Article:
You see it in fighters when they know they are in danger of losing it all in the ring and fear they have gone into a situation they maybe no longer control, not, certainly with the old swaggering belief in their powers.
The greatest of them, though, resolve that, however heavily stacked the odds, they will leave some of the best of themselves. They will not go with a shrug of resignation.
You see it in so many fighters, particularly, and in the last few days here you see quite a lot of it in Ricky Ponting – and this was never more so than early this morning when he fell first ball to Jimmy Anderson, the fifth golden duck of his career, and wondered if indeed the glory was just about over. It did not help that he had to sit along the two other victims of England's instant assault : Simon Katich and Michael Clarke.
You see a captain of Australia calling up a belief that if the days have lost so much of their promise, if he no longer has guarantees that certain players can deliver something vital when it matters most, no more than he can trust hook and pull shots that not so long ago were glories of cricket, he might just find a way to hold back the moment he has been dreading.
Ever since, no doubt, team-mates like Glenn McGrath, Shane Warne, Adam Gilchrist and Matthew Hayden announced that their days were done.
Ponting, at 35, refused to believe that he was fighting history almost as much as England through the small hours of this morning on the first day of the second Test.
However oppressive the evidence coming in, the Australian captain declines, quite ferociously at times, to admit he is involved in something that might be described as Ponting's Last Stand.
But everyone knows he is, and perhaps not least Ponting himself. For confirmation it is necessary only to see him walking, rapt in his thoughts, in the downtown streets near the beautiful Adelaide Oval or scurrying down a corridor of the team hotel, to know that this, maybe for the last time in a brilliant career, is a man utterly possessed by a single challenge.
There was fresh evidence of the encirclement of Ponting coming into this Test. One newspaper pronounced the man who has scored 39 Test centuries and led Australia to years of dominance "clueless".
There were also stories, pointedly not dismissed by the captain, that his old influence in the selectors' room had declined, along with three straight Test defeats, with the failure to put England to the sword after winning a huge first-innings advantage in the first Test. There is also the possibility that he will lose three Ashes series.
Ponting, it seems clear, fought hard against the dropping of the crisis-ridden fast bowler Mitchell Johnson but, unlike so many times in the past, his argument was heard but not accepted.
"Sometimes," he said, "it doesn't matter what I think. We thought long and hard about the decision that was made with Mitch. We honestly thought it would make our attack better for this game. When it's a big decision it is wholly and solely made by the selection panel. Of course they ask for my input and the coach's, but they make the decision."
He was candid enough when asked if maybe Johnson had been entitled to the kind of patience that was granted to Mike Hussey, Australia's batting hero at The Gabba. "A good question," said Ponting, adding, "You might have to ask Andrew Hilditch [the chairman of selectors] about that."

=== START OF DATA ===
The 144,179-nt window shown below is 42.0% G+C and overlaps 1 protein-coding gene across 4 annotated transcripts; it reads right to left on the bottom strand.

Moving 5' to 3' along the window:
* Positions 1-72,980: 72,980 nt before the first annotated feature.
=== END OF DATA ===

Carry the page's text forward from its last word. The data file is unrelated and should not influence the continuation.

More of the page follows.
Yet in every flourish of body language, Ponting defies the theory that both he and his nation's cricket have rarely been so embattled. "There is no greater satisfaction in the game," he says, "than to find a way of winning when everyone is telling you that it's just not possible."
Ponting wants this redemption after last year's Ashes loss in England – and the all-pervading sense that in the second-innings total of 517 for 1 achieved by his opponents at The Gabba last weekend an unbreakable psychological edge was created – so badly it has become not so much a compelling aspect of the unfolding series but one man's fight to hang on to his identity.
It is a profile that has been built down the years by both extraordinary batsmanship and will, and was first sketched by Ponting's great predecessor Steve Waugh.
Waugh fought, sometimes to the point of ridicule, to preserve the image and the ethos of the Australian cricketer. He took his players to old battlegrounds in the Crimea, he insisted the baggy green cap was a symbol of more than mere patriotism but a way of thinking and fighting and never conceding an inch.
And he knew that, after some youthful turbulence, Ponting had consumed the message whole.
When his protégé was appointed captain in his place, Waugh declared: "Ricky Ponting was destined to lead his country. I couldn't have handed Australia's ultimate individual honour to a more capable and deserving man. A captain must earn respect by leading on all fronts, 'Punter' has undoubtedly excelled. My advice to him is to look after his own game, maintain his form and everything will flow from that. He has elevated his hunger and desire for runs to a level that most can only aspire to."
You thought of all that ambition smoothed into a superb career on the days before this Test when he scoured the nets to see signs of difficulty or crisis in any of his team-mates and at one point broke off from his own work to help his vice-captain, Michael Clarke, on some critical problems in a once-superior technique.
It was not the least irony of their swift returns to the dressing room this morning. "We still have everything to fight for," he said before his latest blow. That's what all the fighters say. Some of them mean it, however, and in that number only a very foolish opponent would forget to put Ricky Ponting. This was still true in the shellfire that engulfed him this morning.